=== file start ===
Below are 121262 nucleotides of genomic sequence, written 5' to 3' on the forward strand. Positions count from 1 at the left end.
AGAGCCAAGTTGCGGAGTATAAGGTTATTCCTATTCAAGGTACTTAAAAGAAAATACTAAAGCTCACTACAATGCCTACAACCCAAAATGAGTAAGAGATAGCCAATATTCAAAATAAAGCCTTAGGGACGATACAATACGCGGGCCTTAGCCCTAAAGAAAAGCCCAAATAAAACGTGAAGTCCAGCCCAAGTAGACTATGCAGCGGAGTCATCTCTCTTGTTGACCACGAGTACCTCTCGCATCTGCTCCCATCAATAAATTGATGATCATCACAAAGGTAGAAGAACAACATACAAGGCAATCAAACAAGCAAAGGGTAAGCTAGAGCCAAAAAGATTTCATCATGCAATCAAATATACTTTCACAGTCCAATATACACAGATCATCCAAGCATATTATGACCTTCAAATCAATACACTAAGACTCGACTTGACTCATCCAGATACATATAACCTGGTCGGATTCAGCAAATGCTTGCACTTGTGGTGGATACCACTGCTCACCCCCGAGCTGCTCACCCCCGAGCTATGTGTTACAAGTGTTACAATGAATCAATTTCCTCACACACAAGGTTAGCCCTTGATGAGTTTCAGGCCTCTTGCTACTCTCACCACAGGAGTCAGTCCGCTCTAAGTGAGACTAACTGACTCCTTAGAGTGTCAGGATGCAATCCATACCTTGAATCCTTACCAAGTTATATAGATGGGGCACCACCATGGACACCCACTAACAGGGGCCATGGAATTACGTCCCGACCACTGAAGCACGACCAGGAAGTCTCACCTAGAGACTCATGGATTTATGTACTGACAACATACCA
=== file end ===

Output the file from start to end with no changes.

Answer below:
Below are 121262 nucleotides of genomic sequence, written 5' to 3' on the forward strand. Positions count from 1 at the left end.
AGAGCCAAGTTGCGGAGTATAAGGTTATTCCTATTCAAGGTACTTAAAAGAAAATACTAAAGCTCACTACAATGCCTACAACCCAAAATGAGTAAGAGATAGCCAATATTCAAAATAAAGCCTTAGGGACGATACAATACGCGGGCCTTAGCCCTAAAGAAAAGCCCAAATAAAACGTGAAGTCCAGCCCAAGTAGACTATGCAGCGGAGTCATCTCTCTTGTTGACCACGAGTACCTCTCGCATCTGCTCCCATCAATAAATTGATGATCATCACAAAGGTAGAAGAACAACATACAAGGCAATCAAACAAGCAAAGGGTAAGCTAGAGCCAAAAAGATTTCATCATGCAATCAAATATACTTTCACAGTCCAATATACACAGATCATCCAAGCATATTATGACCTTCAAATCAATACACTAAGACTCGACTTGACTCATCCAGATACATATAACCTGGTCGGATTCAGCAAATGCTTGCACTTGTGGTGGATACCACTGCTCACCCCCGAGCTGCTCACCCCCGAGCTATGTGTTACAAGTGTTACAATGAATCAATTTCCTCACACACAAGGTTAGCCCTTGATGAGTTTCAGGCCTCTTGCTACTCTCACCACAGGAGTCAGTCCGCTCTAAGTGAGACTAACTGACTCCTTAGAGTGTCAGGATGCAATCCATACCTTGAATCCTTACCAAGTTATATAGATGGGGCACCACCATGGACACCCACTAACAGGGGCCATGGAATTACGTCCCGACCACTGAAGCACGACCAGGAAGTCTCACCTAGAGACTCATGGATTTATGTACTGACAACATACCA